Happy birthday: President Susilo Bambang Yudhoyono (left) shakes hands with Timor Leste Prime Minister Xanana Gusmao in Dili on Saturday. The young nation celebrates the 10th anniversary of its independence from Indonesia while welcoming the inauguration of new head of state, President Taur Matan Ruak. (Reuters/Lirio Da Fonseca)
Indonesia and Timor Leste have agreed to boost cooperation in various fields, highlighting that the two countries are strategic partners. Both countries also agreed to resolve many of the problems associated with a complicated shared past.
In his meeting with Timor Leste President Jose Ramos-Horta in Dili, President Susilo Bambang Yudhoyono said both countries agreed to deepen cooperation in economic, political and socio-cultural sectors through various international forums.
“What we are doing is follow-up on recommendations from the Commission of Truth and Friendship to settle past problems,” Yudhoyono said on Saturday, referring to a commission that was established to investigate riots following the 1999 UN-sponsored ballot in Timor Leste.
Ramos-Horta said that cooperation between Indonesia and Timor Leste should be increased because both countries were strategic partners.
“We also thank Indonesia for supporting Timor Leste’s membership in the Association of Southeast Asian Nations [ASEAN],” said Ramos-Horta, who lost to José Maria Vasconcelos during the country’s April 16 election.
Vasconcelos, a former guerrilla fighter, also known as Taur Matan Ruak, was scheduled to be sworn-in at midnight on Saturday. President Yudhoyono will meet Vasconcelos in his capacity as the new President of Timor Leste on Sunday morning Accompanied by First Lady Ani Yudhoyono and Cabinet ministers, President Yudhoyono arrived at Dili’s Nicolau Lobato airport around 10 a.m. Yudhoyono then headed to the Timor Leste Presidential Office to meet Ramos-Horta.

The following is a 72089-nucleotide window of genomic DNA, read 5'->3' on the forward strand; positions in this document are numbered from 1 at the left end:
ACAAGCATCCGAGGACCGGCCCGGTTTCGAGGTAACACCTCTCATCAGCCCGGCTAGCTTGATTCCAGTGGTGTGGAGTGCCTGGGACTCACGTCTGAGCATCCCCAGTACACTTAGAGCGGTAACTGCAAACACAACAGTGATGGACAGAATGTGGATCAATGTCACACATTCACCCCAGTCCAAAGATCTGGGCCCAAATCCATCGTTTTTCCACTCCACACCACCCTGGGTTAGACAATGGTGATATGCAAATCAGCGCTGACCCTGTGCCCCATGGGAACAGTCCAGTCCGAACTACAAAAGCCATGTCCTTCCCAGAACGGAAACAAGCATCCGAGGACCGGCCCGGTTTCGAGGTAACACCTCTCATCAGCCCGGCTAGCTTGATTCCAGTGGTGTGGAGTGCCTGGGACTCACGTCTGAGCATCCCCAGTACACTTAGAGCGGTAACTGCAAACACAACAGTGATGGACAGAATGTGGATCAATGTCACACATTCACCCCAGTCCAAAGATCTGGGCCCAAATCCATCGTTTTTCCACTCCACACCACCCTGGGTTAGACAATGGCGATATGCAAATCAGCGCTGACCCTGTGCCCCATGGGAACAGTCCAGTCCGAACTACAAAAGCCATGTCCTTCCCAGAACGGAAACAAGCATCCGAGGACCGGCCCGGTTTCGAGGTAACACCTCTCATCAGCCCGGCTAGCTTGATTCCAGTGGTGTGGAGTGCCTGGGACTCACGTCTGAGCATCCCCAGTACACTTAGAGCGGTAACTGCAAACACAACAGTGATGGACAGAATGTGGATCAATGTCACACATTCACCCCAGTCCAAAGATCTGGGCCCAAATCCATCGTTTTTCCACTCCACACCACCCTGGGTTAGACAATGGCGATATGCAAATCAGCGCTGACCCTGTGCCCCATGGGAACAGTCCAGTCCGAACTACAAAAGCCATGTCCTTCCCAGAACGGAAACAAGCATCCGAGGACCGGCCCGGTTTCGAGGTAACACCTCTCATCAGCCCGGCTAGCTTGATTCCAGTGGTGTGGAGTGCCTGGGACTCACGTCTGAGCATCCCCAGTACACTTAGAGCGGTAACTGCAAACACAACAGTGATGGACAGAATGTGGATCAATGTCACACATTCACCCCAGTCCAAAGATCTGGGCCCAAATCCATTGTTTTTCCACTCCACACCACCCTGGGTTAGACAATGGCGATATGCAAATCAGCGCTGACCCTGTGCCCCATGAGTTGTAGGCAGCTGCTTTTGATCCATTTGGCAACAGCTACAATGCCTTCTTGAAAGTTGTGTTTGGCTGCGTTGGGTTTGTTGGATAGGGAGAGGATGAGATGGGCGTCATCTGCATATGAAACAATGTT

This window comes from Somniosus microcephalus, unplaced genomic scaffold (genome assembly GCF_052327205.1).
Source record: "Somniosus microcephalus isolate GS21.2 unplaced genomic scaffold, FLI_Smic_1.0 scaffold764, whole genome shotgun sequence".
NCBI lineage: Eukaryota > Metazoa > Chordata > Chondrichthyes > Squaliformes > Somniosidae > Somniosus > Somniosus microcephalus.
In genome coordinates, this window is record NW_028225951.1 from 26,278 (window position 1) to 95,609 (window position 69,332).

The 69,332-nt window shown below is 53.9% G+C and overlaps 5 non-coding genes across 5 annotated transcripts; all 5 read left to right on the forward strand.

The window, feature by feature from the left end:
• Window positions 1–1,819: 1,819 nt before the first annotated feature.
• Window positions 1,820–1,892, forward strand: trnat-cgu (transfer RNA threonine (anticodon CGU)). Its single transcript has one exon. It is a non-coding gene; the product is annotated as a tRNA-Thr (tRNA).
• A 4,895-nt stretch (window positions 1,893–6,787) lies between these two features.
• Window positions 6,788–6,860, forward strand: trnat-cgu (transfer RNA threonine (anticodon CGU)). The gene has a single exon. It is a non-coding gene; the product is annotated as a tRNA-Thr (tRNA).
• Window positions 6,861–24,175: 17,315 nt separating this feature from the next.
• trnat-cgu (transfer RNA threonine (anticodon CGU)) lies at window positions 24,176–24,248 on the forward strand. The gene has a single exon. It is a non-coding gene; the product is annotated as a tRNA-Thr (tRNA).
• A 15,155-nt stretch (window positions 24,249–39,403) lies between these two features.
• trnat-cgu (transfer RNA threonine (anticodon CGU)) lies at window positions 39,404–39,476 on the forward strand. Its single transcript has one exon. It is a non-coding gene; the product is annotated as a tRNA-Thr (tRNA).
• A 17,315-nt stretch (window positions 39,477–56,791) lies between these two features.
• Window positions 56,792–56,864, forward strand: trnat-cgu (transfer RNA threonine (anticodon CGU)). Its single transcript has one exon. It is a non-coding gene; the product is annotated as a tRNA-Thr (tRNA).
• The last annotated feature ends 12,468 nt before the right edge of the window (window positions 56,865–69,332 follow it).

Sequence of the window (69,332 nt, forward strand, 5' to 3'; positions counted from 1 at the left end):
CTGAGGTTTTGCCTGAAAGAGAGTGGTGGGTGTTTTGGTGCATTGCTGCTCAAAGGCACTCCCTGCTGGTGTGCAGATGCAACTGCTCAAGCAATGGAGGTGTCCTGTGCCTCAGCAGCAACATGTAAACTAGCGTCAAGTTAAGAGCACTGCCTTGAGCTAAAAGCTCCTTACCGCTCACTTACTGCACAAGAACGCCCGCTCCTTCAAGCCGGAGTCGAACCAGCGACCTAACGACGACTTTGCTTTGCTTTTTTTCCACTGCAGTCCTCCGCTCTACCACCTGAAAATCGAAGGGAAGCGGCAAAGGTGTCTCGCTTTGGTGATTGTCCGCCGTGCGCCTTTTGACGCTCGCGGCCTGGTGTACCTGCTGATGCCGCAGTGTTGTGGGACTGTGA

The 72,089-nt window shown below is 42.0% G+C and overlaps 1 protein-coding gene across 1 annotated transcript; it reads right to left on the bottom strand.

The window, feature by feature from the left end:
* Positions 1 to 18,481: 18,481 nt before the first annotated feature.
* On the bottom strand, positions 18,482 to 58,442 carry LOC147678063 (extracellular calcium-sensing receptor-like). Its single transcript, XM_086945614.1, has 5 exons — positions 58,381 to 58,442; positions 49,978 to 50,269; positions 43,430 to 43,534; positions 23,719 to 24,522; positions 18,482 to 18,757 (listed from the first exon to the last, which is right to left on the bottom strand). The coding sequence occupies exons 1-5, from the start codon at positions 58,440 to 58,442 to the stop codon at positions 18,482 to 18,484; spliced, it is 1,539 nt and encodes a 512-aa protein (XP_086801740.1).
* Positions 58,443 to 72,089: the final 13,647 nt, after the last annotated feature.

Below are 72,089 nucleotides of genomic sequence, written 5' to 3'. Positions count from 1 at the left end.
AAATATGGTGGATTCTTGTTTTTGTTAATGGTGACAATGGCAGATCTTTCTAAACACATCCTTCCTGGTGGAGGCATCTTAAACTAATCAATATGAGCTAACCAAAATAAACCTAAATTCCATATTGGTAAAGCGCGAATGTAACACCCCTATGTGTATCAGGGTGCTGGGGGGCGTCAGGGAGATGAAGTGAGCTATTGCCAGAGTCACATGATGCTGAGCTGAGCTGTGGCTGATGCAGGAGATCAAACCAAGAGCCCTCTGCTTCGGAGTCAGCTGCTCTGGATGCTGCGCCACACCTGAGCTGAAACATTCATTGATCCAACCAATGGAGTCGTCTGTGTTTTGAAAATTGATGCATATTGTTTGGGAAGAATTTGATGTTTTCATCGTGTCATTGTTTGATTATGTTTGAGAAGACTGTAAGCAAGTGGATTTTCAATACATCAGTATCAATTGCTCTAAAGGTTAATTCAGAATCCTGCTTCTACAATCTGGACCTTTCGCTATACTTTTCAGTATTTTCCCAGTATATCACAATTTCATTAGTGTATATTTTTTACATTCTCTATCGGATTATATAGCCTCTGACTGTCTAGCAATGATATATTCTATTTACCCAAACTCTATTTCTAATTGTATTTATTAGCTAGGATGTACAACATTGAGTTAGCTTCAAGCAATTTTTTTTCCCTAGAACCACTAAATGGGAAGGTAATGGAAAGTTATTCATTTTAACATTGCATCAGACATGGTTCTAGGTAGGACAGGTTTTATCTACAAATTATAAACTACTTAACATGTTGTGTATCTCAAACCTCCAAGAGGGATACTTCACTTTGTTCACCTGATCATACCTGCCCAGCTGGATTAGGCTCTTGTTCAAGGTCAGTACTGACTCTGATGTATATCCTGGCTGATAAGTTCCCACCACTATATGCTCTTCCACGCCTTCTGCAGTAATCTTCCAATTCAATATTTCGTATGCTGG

After the meeting, Yudhoyono and Ramos-Horta witnessed the signing of a memorandum of understanding (MoU) for cooperation in various sectors, including youth affairs, Antara news agency reported.
Yudhoyono also received a token of appreciation from the Timor Leste government, presented by President Ramos Horta, followed by a meeting with Prime Minister Xanana Gusmao.
During the meeting, Gusmao expressed his appreciation to the government and people of Indonesia for their support and willingness to cooperate with Southeast Asia’s youngest nation.
“Welcome and thank you for the support given to us,” he said at a meeting with the Indonesian President at the Palacio de Governor in Dili.
Xanana said that around 7,000 East Timorese are now studying in Indonesia — an example of how close the relations between the two nations has become.
“We have developed relations in various sectors, and today we are strengthening cooperation in the fields of tourism, youth affairs, economics, border crossing permits and others,” he said.
President Yudhoyono visited the Santa Cruz and Seroja cemeteries during the afternoon. The President and First Lady also sprinkled flowers on the graves of Indonesian heroes buried there.
Yudhoyono, who made his last visit to the country in April 2005, will attend Timor Leste’s Independence Day on Sunday.
Coordinating Economic Minister Hatta Rajasa said that the President’s visit would emphasize strengthening economic relationships with the youngest Southeast Asian country, which used to be a part of Indonesia.
Timor Leste voted overwhelmingly during a United Nations-sponsored referendum in 1999 to end 24 years of repressive Indonesian occupation that reportedly left more than 170,000 dead and caused thousands of others to live as refugees.